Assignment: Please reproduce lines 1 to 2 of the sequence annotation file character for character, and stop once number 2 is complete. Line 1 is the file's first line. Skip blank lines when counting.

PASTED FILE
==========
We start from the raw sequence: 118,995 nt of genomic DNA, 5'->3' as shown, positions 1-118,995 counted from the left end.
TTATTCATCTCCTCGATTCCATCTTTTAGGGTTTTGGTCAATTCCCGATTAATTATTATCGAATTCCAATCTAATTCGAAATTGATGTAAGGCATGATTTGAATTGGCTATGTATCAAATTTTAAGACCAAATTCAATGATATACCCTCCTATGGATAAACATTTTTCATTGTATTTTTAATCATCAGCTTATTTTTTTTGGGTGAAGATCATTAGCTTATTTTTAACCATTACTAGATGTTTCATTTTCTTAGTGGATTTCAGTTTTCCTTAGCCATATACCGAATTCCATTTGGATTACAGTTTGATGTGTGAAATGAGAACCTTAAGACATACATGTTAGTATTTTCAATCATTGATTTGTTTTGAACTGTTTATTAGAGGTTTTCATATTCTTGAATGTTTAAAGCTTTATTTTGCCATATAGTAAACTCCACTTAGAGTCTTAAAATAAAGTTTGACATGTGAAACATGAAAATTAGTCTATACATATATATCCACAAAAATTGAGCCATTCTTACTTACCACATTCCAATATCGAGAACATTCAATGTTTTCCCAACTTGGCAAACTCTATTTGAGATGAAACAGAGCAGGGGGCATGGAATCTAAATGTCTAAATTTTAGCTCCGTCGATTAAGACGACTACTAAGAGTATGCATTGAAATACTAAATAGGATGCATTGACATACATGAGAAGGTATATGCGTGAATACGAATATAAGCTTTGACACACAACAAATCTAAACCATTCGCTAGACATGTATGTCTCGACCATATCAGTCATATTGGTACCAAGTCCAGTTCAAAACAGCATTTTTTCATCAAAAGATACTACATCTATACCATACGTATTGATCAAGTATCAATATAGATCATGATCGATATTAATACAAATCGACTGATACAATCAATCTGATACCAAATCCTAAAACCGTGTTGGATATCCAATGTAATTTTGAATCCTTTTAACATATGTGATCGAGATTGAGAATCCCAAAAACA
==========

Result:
We start from the raw sequence: 118,995 nt of genomic DNA, 5'->3' as shown, positions 1-118,995 counted from the left end.
TTATTCATCTCCTCGATTCCATCTTTTAGGGTTTTGGTCAATTCCCGATTAATTATTATCGAATTCCAATCTAATTCGAAATTGATGTAAGGCATGATTTGAATTGGCTATGTATCAAATTTTAAGACCAAATTCAATGATATACCCTCCTATGGATAAACATTTTTCATTGTATTTTTAATCATCAGCTTATTTTTTTTGGGTGAAGATCATTAGCTTATTTTTAACCATTACTAGATGTTTCATTTTCTTAGTGGATTTCAGTTTTCCTTAGCCATATACCGAATTCCATTTGGATTACAGTTTGATGTGTGAAATGAGAACCTTAAGACATACATGTTAGTATTTTCAATCATTGATTTGTTTTGAACTGTTTATTAGAGGTTTTCATATTCTTGAATGTTTAAAGCTTTATTTTGCCATATAGTAAACTCCACTTAGAGTCTTAAAATAAAGTTTGACATGTGAAACATGAAAATTAGTCTATACATATATATCCACAAAAATTGAGCCATTCTTACTTACCACATTCCAATATCGAGAACATTCAATGTTTTCCCAACTTGGCAAACTCTATTTGAGATGAAACAGAGCAGGGGGCATGGAATCTAAATGTCTAAATTTTAGCTCCGTCGATTAAGACGACTACTAAGAGTATGCATTGAAATACTAAATAGGATGCATTGACATACATGAGAAGGTATATGCGTGAATACGAATATAAGCTTTGACACACAACAAATCTAAACCATTCGCTAGACATGTATGTCTCGACCATATCAGTCATATTGGTACCAAGTCCAGTTCAAAACAGCATTTTTTCATCAAAAGATACTACATCTATACCATACGTATTGATCAAGTATCAATATAGATCATGATCGATATTAATACAAATCGACTGATACAATCAATCTGATACCAAATCCTAAAACCGTGTTGGATATCCAATGTAATTTTGAATCCTTTTAACATATGTGATCGAGATTGAGAATCCCAAAAACA